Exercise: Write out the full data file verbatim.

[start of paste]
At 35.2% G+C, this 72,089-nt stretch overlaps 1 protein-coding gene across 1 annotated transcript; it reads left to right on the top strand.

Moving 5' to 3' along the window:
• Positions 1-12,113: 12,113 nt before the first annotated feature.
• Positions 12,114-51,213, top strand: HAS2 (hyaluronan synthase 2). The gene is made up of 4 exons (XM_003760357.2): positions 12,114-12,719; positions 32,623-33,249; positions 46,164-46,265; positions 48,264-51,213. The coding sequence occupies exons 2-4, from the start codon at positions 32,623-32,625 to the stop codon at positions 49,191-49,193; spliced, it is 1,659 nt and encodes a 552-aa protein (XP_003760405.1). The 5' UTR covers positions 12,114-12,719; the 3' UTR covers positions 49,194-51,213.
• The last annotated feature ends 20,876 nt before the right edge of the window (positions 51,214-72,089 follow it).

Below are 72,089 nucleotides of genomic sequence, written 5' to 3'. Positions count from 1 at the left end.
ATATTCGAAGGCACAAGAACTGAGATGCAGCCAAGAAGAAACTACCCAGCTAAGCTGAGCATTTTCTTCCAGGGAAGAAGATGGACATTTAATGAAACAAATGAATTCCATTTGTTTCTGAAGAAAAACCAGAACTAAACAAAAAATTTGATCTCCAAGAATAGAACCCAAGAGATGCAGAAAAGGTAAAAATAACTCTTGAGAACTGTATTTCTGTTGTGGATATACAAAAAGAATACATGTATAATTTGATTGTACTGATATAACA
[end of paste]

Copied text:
At 35.2% G+C, this 72,089-nt stretch overlaps 1 protein-coding gene across 1 annotated transcript; it reads left to right on the top strand.

Moving 5' to 3' along the window:
• Positions 1-12,113: 12,113 nt before the first annotated feature.
• Positions 12,114-51,213, top strand: HAS2 (hyaluronan synthase 2). The gene is made up of 4 exons (XM_003760357.2): positions 12,114-12,719; positions 32,623-33,249; positions 46,164-46,265; positions 48,264-51,213. The coding sequence occupies exons 2-4, from the start codon at positions 32,623-32,625 to the stop codon at positions 49,191-49,193; spliced, it is 1,659 nt and encodes a 552-aa protein (XP_003760405.1). The 5' UTR covers positions 12,114-12,719; the 3' UTR covers positions 49,194-51,213.
• The last annotated feature ends 20,876 nt before the right edge of the window (positions 51,214-72,089 follow it).

Below are 72,089 nucleotides of genomic sequence, written 5' to 3'. Positions count from 1 at the left end.
ATATTCGAAGGCACAAGAACTGAGATGCAGCCAAGAAGAAACTACCCAGCTAAGCTGAGCATTTTCTTCCAGGGAAGAAGATGGACATTTAATGAAACAAATGAATTCCATTTGTTTCTGAAGAAAAACCAGAACTAAACAAAAAATTTGATCTCCAAGAATAGAACCCAAGAGATGCAGAAAAGGTAAAAATAACTCTTGAGAACTGTATTTCTGTTGTGGATATACAAAAAGAATACATGTATAATTTGATTGTACTGATATAACA